Divided along partisan lines, New Yorkers support impeaching and removing President Donald Trump 55-to -38 percent.
Impeachment and removal is supported by 79 percent of Democrats and opposed by 81 percent of Republicans, with independents closely divided, according to a new Siena College Poll of registered New York State voters released Tuesday.
“In these hyperpartisan times, it is not particularly surprising that Republicans oppose impeaching and removing Trump from office 81-to-14 percent and Democrats support it 79-to-13 percent, while independents lean, ever so slightly, toward impeachment, 49-to-47 percent,” said Siena College pollster Steven Greenberg. “Downstate suburban and white voters are closely divided on the question, while New York City, black, Latino, and young voters are strongly in support of removing the president, as are a plurality of upstaters.
Looking at the impeachment question by region, 49-to-43 percent of upstate voters support impeaching Trump and removing him from office; voters in the suburbs are evenly split at 47-to-48 percent; and support for impeachment is an overwhelming 65-to-28 percent among New York City voters.
The poll poses five questions about Congress’s impeachment inquiry, including whether or not New York voters feel Trump has done anything that warrants an impeachment investigation.
By a 60-to-34 percent margin, voters say Trump has taken actions that warrant an impeachment investigation, and by a 62-to-34 percent margin, voters say the House is justified in conducting an impeachment investigation. Similarly, voters say they trust House Speaker Nancy Pelosi over Trump 57-to-30 percent.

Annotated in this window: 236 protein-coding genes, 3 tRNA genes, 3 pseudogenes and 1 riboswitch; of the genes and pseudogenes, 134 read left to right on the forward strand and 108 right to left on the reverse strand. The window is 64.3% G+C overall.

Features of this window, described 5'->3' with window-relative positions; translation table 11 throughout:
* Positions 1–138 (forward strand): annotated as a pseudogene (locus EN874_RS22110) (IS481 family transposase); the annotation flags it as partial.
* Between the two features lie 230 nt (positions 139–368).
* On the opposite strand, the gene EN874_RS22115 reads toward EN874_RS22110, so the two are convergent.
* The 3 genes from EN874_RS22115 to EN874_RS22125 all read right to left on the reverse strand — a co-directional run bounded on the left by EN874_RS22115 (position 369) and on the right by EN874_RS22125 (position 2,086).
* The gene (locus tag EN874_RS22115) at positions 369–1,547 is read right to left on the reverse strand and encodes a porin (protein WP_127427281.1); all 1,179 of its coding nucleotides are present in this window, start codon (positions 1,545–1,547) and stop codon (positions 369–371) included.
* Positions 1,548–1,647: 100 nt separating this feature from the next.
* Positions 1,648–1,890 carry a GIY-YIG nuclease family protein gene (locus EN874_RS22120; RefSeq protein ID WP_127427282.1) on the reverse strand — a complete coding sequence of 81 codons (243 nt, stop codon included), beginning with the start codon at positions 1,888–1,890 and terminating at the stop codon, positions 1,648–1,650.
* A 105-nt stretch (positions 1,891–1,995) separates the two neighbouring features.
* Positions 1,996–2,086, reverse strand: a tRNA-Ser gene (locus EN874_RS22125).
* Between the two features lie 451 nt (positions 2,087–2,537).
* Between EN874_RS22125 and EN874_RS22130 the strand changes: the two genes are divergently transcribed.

“On questions regarding whether the president’s actions warrant an impeachment investigation, the House is justified in conducting an impeachment investigation, and whether voters more trust Trump or Pelosi, Democrats are more intensely against the President than Republicans are in support of him. Independents side with Democrats by nearly twenty points on each of those questions,” Greenberg said. “So, while the partisans are squarely in their respective corners, independents look more like Democrats on the investigation and actions taken by the president, but independents are not yet convinced that impeachment is the way to proceed.”
The Siena College Poll was conducted October 6-10, 2019 by telephone calls conducted in English to 742 New York state registered voters.
Respondent sampling was initiated by asking for the youngest male in the household. It has an overall margin of error of 4.3 percentage points.